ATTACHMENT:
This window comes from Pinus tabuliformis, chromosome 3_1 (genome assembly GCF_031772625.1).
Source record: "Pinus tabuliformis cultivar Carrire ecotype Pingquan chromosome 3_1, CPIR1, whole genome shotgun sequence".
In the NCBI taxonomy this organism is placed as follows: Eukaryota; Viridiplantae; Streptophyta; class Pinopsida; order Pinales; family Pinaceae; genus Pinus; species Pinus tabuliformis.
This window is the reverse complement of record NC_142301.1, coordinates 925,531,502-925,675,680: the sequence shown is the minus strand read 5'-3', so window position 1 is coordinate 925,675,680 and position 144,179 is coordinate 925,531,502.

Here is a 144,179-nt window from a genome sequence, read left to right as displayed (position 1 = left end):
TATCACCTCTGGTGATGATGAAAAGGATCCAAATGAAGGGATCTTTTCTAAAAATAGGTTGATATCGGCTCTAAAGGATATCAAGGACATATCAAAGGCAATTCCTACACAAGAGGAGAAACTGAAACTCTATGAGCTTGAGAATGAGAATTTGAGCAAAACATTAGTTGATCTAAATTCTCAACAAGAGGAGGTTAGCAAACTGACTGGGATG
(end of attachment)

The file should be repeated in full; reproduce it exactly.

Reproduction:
This window comes from Pinus tabuliformis, chromosome 3_1 (genome assembly GCF_031772625.1).
Source record: "Pinus tabuliformis cultivar Carrire ecotype Pingquan chromosome 3_1, CPIR1, whole genome shotgun sequence".
In the NCBI taxonomy this organism is placed as follows: Eukaryota; Viridiplantae; Streptophyta; class Pinopsida; order Pinales; family Pinaceae; genus Pinus; species Pinus tabuliformis.
This window is the reverse complement of record NC_142301.1, coordinates 925,531,502-925,675,680: the sequence shown is the minus strand read 5'-3', so window position 1 is coordinate 925,675,680 and position 144,179 is coordinate 925,531,502.

Here is a 144,179-nt window from a genome sequence, read left to right as displayed (position 1 = left end):
TATCACCTCTGGTGATGATGAAAAGGATCCAAATGAAGGGATCTTTTCTAAAAATAGGTTGATATCGGCTCTAAAGGATATCAAGGACATATCAAAGGCAATTCCTACACAAGAGGAGAAACTGAAACTCTATGAGCTTGAGAATGAGAATTTGAGCAAAACATTAGTTGATCTAAATTCTCAACAAGAGGAGGTTAGCAAACTGACTGGGATG